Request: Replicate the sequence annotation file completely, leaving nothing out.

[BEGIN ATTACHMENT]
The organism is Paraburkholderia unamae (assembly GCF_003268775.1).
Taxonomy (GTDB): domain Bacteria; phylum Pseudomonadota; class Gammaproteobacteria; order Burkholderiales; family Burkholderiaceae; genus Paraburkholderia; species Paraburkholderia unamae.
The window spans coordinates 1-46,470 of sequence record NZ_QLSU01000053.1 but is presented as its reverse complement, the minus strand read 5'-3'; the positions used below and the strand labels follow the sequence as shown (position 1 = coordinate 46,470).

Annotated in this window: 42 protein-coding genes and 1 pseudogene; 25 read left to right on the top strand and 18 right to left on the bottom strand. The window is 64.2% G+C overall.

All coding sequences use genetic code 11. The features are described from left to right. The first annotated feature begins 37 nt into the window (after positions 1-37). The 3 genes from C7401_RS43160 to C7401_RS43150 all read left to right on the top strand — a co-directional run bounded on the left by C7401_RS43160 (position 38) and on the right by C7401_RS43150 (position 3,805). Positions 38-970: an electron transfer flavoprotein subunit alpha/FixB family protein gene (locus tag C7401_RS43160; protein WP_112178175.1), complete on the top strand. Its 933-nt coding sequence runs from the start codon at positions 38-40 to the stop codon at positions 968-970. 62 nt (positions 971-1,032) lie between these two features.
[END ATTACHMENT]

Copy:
The organism is Paraburkholderia unamae (assembly GCF_003268775.1).
Taxonomy (GTDB): domain Bacteria; phylum Pseudomonadota; class Gammaproteobacteria; order Burkholderiales; family Burkholderiaceae; genus Paraburkholderia; species Paraburkholderia unamae.
The window spans coordinates 1-46,470 of sequence record NZ_QLSU01000053.1 but is presented as its reverse complement, the minus strand read 5'-3'; the positions used below and the strand labels follow the sequence as shown (position 1 = coordinate 46,470).

Annotated in this window: 42 protein-coding genes and 1 pseudogene; 25 read left to right on the top strand and 18 right to left on the bottom strand. The window is 64.2% G+C overall.

All coding sequences use genetic code 11. The features are described from left to right. The first annotated feature begins 37 nt into the window (after positions 1-37). The 3 genes from C7401_RS43160 to C7401_RS43150 all read left to right on the top strand — a co-directional run bounded on the left by C7401_RS43160 (position 38) and on the right by C7401_RS43150 (position 3,805). Positions 38-970: an electron transfer flavoprotein subunit alpha/FixB family protein gene (locus tag C7401_RS43160; protein WP_112178175.1), complete on the top strand. Its 933-nt coding sequence runs from the start codon at positions 38-40 to the stop codon at positions 968-970. 62 nt (positions 971-1,032) lie between these two features.